Unusual feelings of heaviness, stiffness, or soreness in muscles.

No sense of revitalization after normal rest and relaxation.

Recurrent trouble with muscles, tendons, bones, and persistent joint agony, such as strains, inflammation of the tendons, stress fractures, and joint discomfort.

A reduction in enthusiasm for physical activity such as jumping rope or giving up exercise.

Physical, mental, and emotional changes due to overtraining:

Continual feelings of tiredness, burnout, or lack of strength all day long.

A decline in motivation and/or self-confidence.

Failure to take pleasure in activities that used to be enjoyable or indications of depression.

Unusual psychological states such as agitation, rage, perplexity, resentment, and uneasiness.

Issues with sleeping, such as lack of sleep and poor sleep quality, have recently surfaced.

Difficulties with maintaining focus and succeeding in professional or academic endeavours.

Systemic health concerns of overtraining:

A malady-like look, including adjustments to skin, hair, and nails (for example, pimples or balding).

A rise in the heart rate and/or pressure when at rest.

Unplanned/undesired weight loss or weight gain or disordered eating.

Stomach troubles, for example, difficulty passing stools, passing stools too often, lack of appetite, and extra thirst.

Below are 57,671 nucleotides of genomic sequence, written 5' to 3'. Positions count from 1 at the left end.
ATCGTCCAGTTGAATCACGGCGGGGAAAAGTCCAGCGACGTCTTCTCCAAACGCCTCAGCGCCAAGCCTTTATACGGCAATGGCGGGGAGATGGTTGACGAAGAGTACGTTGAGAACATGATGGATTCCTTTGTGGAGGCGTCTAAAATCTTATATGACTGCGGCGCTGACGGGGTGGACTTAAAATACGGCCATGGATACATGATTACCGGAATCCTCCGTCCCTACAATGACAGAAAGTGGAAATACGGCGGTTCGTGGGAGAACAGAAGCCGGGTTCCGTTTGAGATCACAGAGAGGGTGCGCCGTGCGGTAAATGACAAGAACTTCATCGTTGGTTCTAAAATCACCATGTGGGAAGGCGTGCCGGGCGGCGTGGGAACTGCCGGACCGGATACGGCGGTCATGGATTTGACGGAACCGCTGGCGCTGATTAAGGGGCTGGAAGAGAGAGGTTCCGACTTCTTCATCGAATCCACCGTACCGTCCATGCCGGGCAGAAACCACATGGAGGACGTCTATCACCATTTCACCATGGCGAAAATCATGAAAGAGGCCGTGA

There may be a reduction in sexual desire and disruption to monthly periods, including abnormal timings and the absence of them.

Constant cases of sickness, such as the common cold and diseases of the upper airways.

1. Not eating enough

People who do the heavy lifting and stick to a vigorous workout routine may consume fewer calories. This can negatively affect health and performance. If your body is using up its energy sources regularly, it can lead to nutritional deficiencies like anaemia.

Serious health issues can develop that impact your heart and blood vessels, digestive organs, and hormones. It is conceivable to see issues with the nervous and reproductive systems, including a lack of menstruation or erratic menstrual cycles.

2. Soreness, strain, and pain

Exerting yourself beyond your capabilities during a hard-hitting interval training workout can cause muscle discomfort and soreness. Overstressing your body can cause soreness and injuries. You may experience microtears in your muscles as well.

3. Overuse injuries

Engaging in running regimens too frequently can result in overuse injuries like shin splints, stress fractures, and plantar fasciitis. Injuries caused by excessive use can also include sprains in joints, fractures, and damage to muscles, tendons, and ligaments.

Rigorous movements, like running, can be rough on the body and cause strain and wear. Taking a break from any and all forms of exercise is recommended if you have an injury, so that your body may heal.